Suddenly, my fuzzy life came into focus. There is merit to learning how to articulate the enriching moments of life. Outside the window, taxis honked, people were running to catch a subway and a dog peeing on a tree was being pulled by his impatient owner to hurry up. And there I was. Sniffing away. Marveling at the garnet hue. Seeing the legs slowly dribble on the bowl. Smelling grandpa’s cherry tobacco, the leather saddles of my aunt’s horse stable, a walk in the Wisconsin woods when I was ten and the raspberries I used to pick with my ma. I thought about the family who made the wine I was drinking—their generational longevity and involvement, their standards, integrity and hard work. The vintage—when it rained, how much was lost, when it was picked, if they stomped them in a celebration. The soils, the sunlight, the rivers that cut through… I thought about the meal I am eating—its own particular personality, and how it changed with the wine.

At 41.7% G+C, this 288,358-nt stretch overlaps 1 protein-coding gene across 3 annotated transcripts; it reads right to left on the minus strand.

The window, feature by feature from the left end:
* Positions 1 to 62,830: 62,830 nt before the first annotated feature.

And then, I explain it to others.

I tell of the time I saw a dozen bins get rejected in an instant at Pride. How the cutest little old lady in the world (hand shaking with each delicate, slow pour) threw down an impressive amount of alcoholic liquid before 11 a.m. at Saint Cosme. The time I saw the final Piemontese grapes come in on the sorting table at Vajra: the hard to find Freisa varietal. The musty, mineral smell of the chalk caves of Champagne. The humble meals at home where friends and I have contributed homemade food, time honored wines and singular conversation.

Wine has managed to enrich my life in a way that has been so rewarding, because it’s not just about my own selfish harvest of happiness. I can help others learn how to better open their own senses and minds to its endless stories. Wine’s endless words. When you understand a piece of life better, you tend to enjoy it more. People find this when they return from a trip. Napa isn’t so intimidating anymore. Italian reds kinda make sense.

Like Theise, it is difficult not to get enraptured with grower Champagne and small production, traditional farmers. They keep it real to the region and don’t seem to topple over one another for an arbitrary rating to keep them motivated to put out another vintage. They are, as he said, transparent in their ways and honest. And you can taste it.